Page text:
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A CurtainUp Review

There's always a war before, and a war after .— the young Violet, 1984
Passion Play
Kate Turnbull, Hale Appleman and Nicole Wiesner
(Photo: Carol Rosegg)
When it comes to religion, our country is becoming more divided. More people seem to be flocking to mega-churches, becoming born-again. On the other hand, more people seem to be denouncing their religions, adopting a firmly Agnostic approach to life. And with increasing frequency, these two groups are finding each other to be alienating. How timely, then is Sarah Ruhl's Passion Play.

Post-modern playwright Ruhl has put together a trilogy of an evening — three plays about three different communities in different eras putting on productions of The Passion Play — the story of Jesus (also known in religious circles as Passion Play, or in Mel Gibson circles, as The Passion of the Christ). The evening, presented by Epic Theatre Ensemble is a commitment — reaching a length of 3 hours and 40 minutes. But the payoff is well worth it.

Ruhl's writing is a bit abstract, and the over-arching themes are at times so subtle that the evening requires an active mind. Passion Play is also less slick than some of her break-out plays, such as The Clean House, In The Next Room (or, the VibratorPlay), or Eurydice. But it is also full of energy, ideas, and Ruhl's talent as a poetic new(ish) voice in theater.

The Epic Theatre Ensemble has crossed the East River for this production, leaving their usual Manhattan spaces for a former church school in Brooklyn's Fort Greene — the Irondale Center. The building is stately and rustic, with an aged, blessed look. Stadium seating makes the large space into an open theater, with the set being mostly comprised of large wooden traveling crates, carrying various props and at times even people.

The performance begins with a burst of energy. The eleven person ensemble takes the stage all at once and the first enactment of Passion Play coming to life. We are in an English town in the 16th Century, viewing rehearsals, and selections of the performers' lives. These are a passionate, religious people, but that doesn't stop their own lives at times from reflecting the story of Jesus, and the drama surrounding his legend. Suffice it to say, Mary is not a virgin, and religion is not a given freedom.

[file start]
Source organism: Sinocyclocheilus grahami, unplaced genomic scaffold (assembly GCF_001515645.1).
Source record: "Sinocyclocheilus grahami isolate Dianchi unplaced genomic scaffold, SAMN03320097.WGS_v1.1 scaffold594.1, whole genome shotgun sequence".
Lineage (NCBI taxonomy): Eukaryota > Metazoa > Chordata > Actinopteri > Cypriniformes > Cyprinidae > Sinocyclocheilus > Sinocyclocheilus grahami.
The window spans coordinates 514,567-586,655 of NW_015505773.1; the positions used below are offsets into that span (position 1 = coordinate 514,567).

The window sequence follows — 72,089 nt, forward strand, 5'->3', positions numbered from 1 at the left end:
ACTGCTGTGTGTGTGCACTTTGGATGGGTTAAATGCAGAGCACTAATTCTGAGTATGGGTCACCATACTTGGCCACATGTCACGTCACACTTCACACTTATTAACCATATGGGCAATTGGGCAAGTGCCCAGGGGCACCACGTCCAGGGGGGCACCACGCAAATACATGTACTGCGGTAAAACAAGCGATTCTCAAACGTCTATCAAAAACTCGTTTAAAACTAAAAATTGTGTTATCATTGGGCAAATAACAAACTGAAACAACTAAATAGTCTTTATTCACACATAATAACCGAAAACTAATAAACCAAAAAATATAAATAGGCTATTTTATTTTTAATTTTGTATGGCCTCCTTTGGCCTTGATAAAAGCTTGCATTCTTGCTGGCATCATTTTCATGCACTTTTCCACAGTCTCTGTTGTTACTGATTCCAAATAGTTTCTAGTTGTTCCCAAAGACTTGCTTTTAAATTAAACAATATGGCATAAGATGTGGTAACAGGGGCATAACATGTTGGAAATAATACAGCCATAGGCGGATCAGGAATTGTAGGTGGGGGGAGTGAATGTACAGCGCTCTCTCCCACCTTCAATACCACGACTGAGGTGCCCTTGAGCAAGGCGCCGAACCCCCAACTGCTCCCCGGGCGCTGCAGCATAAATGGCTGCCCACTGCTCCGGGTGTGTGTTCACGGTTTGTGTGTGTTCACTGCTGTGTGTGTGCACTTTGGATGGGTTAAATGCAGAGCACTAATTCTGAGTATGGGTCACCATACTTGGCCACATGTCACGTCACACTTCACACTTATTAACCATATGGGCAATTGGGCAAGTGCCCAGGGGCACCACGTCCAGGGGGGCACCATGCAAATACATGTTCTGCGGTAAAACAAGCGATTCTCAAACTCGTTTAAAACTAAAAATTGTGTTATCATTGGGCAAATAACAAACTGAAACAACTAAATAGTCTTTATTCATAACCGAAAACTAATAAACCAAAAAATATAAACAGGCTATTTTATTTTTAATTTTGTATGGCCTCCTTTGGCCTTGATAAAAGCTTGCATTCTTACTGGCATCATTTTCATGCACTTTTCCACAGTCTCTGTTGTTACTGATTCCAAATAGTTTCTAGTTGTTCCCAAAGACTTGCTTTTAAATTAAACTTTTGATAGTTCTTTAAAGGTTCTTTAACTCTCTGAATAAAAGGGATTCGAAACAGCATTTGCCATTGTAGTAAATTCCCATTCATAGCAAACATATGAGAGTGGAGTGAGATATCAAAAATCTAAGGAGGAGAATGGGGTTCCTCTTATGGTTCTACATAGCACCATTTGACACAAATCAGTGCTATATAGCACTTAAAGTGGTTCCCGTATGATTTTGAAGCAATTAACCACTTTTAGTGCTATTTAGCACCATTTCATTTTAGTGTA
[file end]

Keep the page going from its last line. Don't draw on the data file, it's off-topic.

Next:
In round two, the performers play different characters, but the same parts in The Passion Play. It is pre-World War II, in Germany. The town is Oberammergau, where the story has been performed every year (and still is to this day). As bigotry breaks out around the country, so is it highlighted in the Passion Play itself, and so is diversity squelched in Oberammergau itself.

It was during this second half that I became mesmerized. The strong ensemble's understated acting sneaks up on you, as they transform into their second set of roles. There is a sense of controlled chaos onstage, similar to the feel of watching large rehearsals.

Director Mark Wing-Davey clearly knows what he is doing, and has tackled this beast of a production with such care and love, I feel I owe the production a second viewing. There is not a weak performer, but due to the nature of their parts, Hale Appleman, Dominic Fumusa and Kate Turnbull all deserve special mention (Jesus, Pontius and Mary, in three variations each).

The final act, which Ruhl wrote years after the first two, takes place in Spearfish, South Dakota in the late (but not too late) 20th Century over a number of years. A romance blossoms between the community actors playing Mary and Pontius Pilate, but the Vietnam War gets in the way. We watch Spearfish desperately try to hold onto its Passion Play tradition in the melting pot, hippie United States era. Likewise, Spearfish cannot ignore the affects of the Vietnam War. It is hard to describe, but in this final, dense chapter the correlations to the past are ever-present. And the foreshadowing of the near future is eerily beautiful. I left the theater feeling saddened, yet enlightened, and with a heightened sense of empathy I hope to never let go.

Passion Play By Sarah Ruhl
Directed by Mark Wing-Davey
> Cast: Hale Appleman (John the Fisherman/Eric/J), Brendan Averett (Carpenter No. 1/Ensemble), Dominic Fumusa (Pontius the fish-gutter/Footsoldier/P), Polly Noonan (Village Idiot/Violet), Daniel Pearce (Visiting Friar/Visiting Englishman/Ensemble), Alex Podulke (Machinist/German Officer/Young Director), Keith Reddin (Director), Godfrey L. Simmons Jr. (Carpenter No. 2/Ensemble), T. Ryder Smith (Queen Elizabeth/Hitler/Reagan), Kate Turnbull (Mary 1/Elsa) and Nicole Wiesner (Mary 2)
Sets by Allen Moyer and Warren Karp
Costumes by Gabriel Berry and Antonia Ford-Roberts
Lighting by David Weiner
Music by David Van Tieghem
Movement director: Jim Calder
Dialect coach: Deborah Hecht
Fight director: David Anzuelo
Stage manager: Iris Dawn O'Brien
Running time: 3 hours 40 minutes with 2 intermissions
Irondale Center in Fort Greene, 85 South Oxford Street Brooklyn
See website for performance schedule and tickets
From 4/27/10; opening 5/12/10; closing 6/06/10 Tickets: $22.50 - $42.50
Reviewed by Amanda Cooper
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